Device Reviewed on: iPhone 4
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Retro gaming fans can rejoice that Atari’s Missile Command has landed in the App Store. Despite its origins in the era of the joystick, Missile Command adapts well to the iPhone’s touch interface. Just like its predecesor, it offers appealing gameplay for both fans of the original or those who are checking it out for the first time.
The premise remains the same: protect a group of cities from the fast-falling bombs and alien ships threatening to destroy them. Tapping on screen fires a missile that explodes at the point of contact. However, keep an eye on your missile supply as running out means you are defenseless. The game ends if all the cities are destroyed, presenting you with an exploding Earth and a full-screen “THE END.”
The more you advance in the game, the faster the enemies come. Pretty soon it feels like you are just banging the iPhone’s screen repeatedly without reason. Yet to complicate matters the later rounds start you out with even less misiles, forcing you to be even more strategic with your targeting.
The key to Missile Command success is maximizing the impact of your missiles. When each one explodes, the range is wide enough to take out multiple bombs at once. So try and target a group when they are just appearing at the top of the screen.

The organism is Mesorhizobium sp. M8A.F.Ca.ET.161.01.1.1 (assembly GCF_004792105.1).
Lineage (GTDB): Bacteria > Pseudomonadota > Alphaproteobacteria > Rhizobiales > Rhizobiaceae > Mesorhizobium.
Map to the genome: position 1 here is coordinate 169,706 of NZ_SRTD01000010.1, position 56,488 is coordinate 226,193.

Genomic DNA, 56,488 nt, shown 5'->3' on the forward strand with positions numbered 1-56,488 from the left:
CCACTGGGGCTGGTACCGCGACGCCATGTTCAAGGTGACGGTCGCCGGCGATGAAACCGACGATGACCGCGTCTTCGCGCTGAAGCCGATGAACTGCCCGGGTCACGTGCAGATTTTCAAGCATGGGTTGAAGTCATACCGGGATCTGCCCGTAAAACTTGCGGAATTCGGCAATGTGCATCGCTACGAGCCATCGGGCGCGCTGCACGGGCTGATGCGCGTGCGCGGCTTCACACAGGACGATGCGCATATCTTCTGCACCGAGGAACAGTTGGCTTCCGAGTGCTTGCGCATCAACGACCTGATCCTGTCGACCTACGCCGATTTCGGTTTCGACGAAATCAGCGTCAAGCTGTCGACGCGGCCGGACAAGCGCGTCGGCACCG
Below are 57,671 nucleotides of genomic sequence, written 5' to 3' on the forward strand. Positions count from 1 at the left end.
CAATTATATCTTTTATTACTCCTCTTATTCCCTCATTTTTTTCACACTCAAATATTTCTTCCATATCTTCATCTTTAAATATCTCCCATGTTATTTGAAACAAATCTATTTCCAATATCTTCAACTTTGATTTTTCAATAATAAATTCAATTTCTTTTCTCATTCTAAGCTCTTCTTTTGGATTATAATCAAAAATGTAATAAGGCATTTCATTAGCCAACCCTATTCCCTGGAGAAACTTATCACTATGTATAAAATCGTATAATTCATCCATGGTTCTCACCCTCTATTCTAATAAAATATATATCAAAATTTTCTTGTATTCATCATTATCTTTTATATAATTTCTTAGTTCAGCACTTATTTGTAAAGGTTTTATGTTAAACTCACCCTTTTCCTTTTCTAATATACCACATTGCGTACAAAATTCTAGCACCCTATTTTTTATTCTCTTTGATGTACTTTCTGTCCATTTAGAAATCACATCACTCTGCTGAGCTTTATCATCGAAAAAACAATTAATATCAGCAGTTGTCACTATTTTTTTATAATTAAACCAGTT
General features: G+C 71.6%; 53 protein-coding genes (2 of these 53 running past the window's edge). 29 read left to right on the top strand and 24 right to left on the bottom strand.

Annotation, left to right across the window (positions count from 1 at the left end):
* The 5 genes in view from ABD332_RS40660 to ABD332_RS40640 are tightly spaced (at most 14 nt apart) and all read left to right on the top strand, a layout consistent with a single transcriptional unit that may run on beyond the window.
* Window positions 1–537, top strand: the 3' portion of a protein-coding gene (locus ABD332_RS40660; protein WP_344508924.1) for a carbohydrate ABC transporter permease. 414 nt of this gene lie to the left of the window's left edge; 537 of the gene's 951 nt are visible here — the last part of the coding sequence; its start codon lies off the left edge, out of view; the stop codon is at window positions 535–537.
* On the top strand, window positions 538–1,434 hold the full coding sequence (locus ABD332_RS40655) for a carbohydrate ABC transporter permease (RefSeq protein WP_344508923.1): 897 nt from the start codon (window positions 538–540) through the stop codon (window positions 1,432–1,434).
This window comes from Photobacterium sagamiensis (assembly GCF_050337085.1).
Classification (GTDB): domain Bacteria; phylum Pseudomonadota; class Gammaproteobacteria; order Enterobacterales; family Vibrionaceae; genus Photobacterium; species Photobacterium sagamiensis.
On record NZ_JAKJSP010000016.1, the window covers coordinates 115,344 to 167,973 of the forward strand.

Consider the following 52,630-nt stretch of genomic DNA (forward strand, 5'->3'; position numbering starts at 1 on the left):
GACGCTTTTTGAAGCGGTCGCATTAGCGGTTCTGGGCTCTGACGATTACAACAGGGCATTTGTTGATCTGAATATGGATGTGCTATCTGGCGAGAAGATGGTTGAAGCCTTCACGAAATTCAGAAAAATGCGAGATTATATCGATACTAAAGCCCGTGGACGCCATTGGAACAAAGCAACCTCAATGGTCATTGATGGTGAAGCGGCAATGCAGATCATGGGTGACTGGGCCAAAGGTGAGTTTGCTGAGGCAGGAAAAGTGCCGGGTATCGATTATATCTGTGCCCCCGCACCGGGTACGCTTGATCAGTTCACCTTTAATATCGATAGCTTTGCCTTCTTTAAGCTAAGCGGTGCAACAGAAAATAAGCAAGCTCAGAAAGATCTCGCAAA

There is a nice music option; either the retro Missile Command sounds or songs from your iPod library. Too few apps take advantage of the fact that most users have plenty of music on their iPhone or iPod touch they may want to listen to while playing.
Atari has brought over other classic games to the iOS platform. Along with Missile Command Ultra, retro gaming fans may also want to check out Centipede Ultra or Super Breakout Ultra. There is a menu screen that promotes these, however navigating out of it is tricky; tapping anywhere in this menu kicks you out of the game and sends you to the App Store. Swiping to the right, however, transfers you back to the Missile Command main menu.
Missile Command Ultra, however, is a clear winner with its touch-friendly, retro gaming. Support for Retina Display and fixing its minor bug are the only tweaks it needs for perfection.
Tagged with: Atari, game, strategy